The comrades of the Meade Post #1, Grand Army of the Republic in Philadelphia took the name of General Meade for their Post. At the muster of February 26th, 1883, a very interesting and minute report was presented by comrades Albert C. Johnston and H.W.B. Harvey, the committee, who upon their own responsibility, secured and presented to the Post that interesting and valuable relic “Old Baldy”–the head and neck of General Meade’s old war horse ‘Baldy’–and comrade G. Harry Davis, on their behalf, presented “Old Baldy” to the Post, it having been very tastefully placed upon a tablet, which contains briefly the services of the old horse and an account of the wounds he had received in battle. The Post gave thanks to Mr. John J. Davis the owner of the horse, for his services in assisting the committee in procuring the relic, as the horse was already buried on his farm, and for a photograph of himself and the horse, which was granted. from: the History of the Meade Post #1, G.A.R. Philadelphia. Oliver Bosbyshell. 1889; and from Life & Letters of Gen. Meade by Col. Meade; Meade letter to Capt. Ringwalt, Sept. 24, 1864; Philadelphia Daily Evening Telegraph, Feb. 27, 1885.
Letter of General Meade to Capt. Sam Ringwalt, Quartermaster
Regarding handling of “Old Baldy”
Army of the Potomac
September 24, 1864
My Dear Friend,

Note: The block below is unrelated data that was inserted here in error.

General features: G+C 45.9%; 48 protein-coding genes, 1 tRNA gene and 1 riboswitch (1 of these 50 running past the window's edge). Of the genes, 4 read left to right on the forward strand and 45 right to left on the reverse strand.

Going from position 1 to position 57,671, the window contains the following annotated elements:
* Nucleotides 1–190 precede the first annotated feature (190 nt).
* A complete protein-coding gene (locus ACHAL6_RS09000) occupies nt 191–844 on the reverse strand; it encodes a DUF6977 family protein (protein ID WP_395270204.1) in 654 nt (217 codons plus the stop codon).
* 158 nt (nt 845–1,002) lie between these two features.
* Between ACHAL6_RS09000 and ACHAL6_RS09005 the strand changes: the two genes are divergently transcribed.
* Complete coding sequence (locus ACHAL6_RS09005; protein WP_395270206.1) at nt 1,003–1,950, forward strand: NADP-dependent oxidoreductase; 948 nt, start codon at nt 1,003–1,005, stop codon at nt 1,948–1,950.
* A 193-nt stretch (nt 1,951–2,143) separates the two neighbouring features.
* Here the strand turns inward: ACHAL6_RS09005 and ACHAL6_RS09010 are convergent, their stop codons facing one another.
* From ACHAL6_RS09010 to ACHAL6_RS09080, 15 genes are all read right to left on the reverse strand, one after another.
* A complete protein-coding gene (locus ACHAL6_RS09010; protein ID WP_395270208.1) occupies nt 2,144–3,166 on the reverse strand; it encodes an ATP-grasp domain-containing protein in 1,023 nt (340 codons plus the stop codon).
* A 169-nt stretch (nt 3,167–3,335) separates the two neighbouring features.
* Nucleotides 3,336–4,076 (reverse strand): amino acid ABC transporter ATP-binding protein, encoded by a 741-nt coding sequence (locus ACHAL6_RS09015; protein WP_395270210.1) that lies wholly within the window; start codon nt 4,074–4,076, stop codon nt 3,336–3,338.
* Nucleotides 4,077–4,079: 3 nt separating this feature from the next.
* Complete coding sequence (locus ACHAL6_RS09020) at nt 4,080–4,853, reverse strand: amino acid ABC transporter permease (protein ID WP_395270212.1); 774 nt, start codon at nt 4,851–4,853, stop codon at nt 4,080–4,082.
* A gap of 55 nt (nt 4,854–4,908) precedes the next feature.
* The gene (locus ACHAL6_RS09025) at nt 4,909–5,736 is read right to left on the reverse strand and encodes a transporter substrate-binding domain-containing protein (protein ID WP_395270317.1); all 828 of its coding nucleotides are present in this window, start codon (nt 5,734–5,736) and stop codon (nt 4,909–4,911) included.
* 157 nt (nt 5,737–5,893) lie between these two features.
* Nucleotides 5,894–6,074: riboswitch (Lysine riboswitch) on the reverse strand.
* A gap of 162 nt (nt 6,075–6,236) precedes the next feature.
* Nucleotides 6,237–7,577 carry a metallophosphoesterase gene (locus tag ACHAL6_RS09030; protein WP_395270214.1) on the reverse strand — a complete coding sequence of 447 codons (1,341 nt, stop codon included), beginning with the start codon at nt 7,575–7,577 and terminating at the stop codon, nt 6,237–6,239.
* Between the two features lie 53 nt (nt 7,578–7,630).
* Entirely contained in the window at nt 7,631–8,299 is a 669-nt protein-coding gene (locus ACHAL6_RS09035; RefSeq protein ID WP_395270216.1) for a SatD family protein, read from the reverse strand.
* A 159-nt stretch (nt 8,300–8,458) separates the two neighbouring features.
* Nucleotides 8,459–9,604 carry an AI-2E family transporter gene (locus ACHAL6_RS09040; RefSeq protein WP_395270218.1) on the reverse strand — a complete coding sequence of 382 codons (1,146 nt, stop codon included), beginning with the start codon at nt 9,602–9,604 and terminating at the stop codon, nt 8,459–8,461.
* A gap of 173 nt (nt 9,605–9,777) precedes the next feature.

Mrs. Meade writes me that you have kindly consented to receive Old Baldy at your place and I hasten to express to you my very great thanks. The Old Fellow was wounded in the flank at Groveton (2nd Bull Run); was shot through the neck at Antietam, and at Gettysburg a ball passed through the saddle and went into his body where it has remained ever since. I kept him with me until this spring in the hopes he would recover, but fearing he might be an embarrassment in the campaigns, I sent him to Philadelphia just before we crossed the Rapidan. I don’t want you to be bothered, and shall expect you to let me know what expenses he puts you to, that I may reimburse you. I told Mrs. Meade I wanted to have the old horse in somebody’s hands who knew something about him and would not let him be ill used, and I felt sure if you could look out for him, you would. If he continues to improve, and the war lasts, I will bring him into the field again next spring. The ‘Black’ is still my show horse. The wound in his leg, which he got at Glendale, kept open for about 18 months, but has finally healed up. It never lamed him for a day since Gettysburg, and Baldy’s being out of service, I have bought a large brown horse, said to be a Morgan—a fine strong horse and a great racker. He and the black are my standbys. I should like very much to see you and have an old fashioned talk on all that has happened since you left. The old Reserves are pretty much all gone. The last that had reenlisted were mostly captured on the 19th of last month in one of the fights on the Weldon Railroad. Major Baird and Captain Adare are the only officers left whom I can see. We have had some very severe fighting on this last campaign, harder and longer continued than any army ever had before. In the beginning and until we crossed the James River, our men behaved splendidly, but the continuance of the campaign, and the hot weather coming on, together with the great losses we have sustained took a little of the starch out of our boys, and they showed signs of fatigue. We have had showers, a good deal of rest, and the weather is getting cool. All we want is to have our thinned ranks filled up and we shall be ready to go at it again and stay at it until we have compelled the Rebels to say they have had enough. But to do this we must have men, and every one ought to use all their influence to send them to us. The Rebels are being exhausted and now is the time to strike the heavy blows. When this war is over, I am coming up to Downingtown to see you.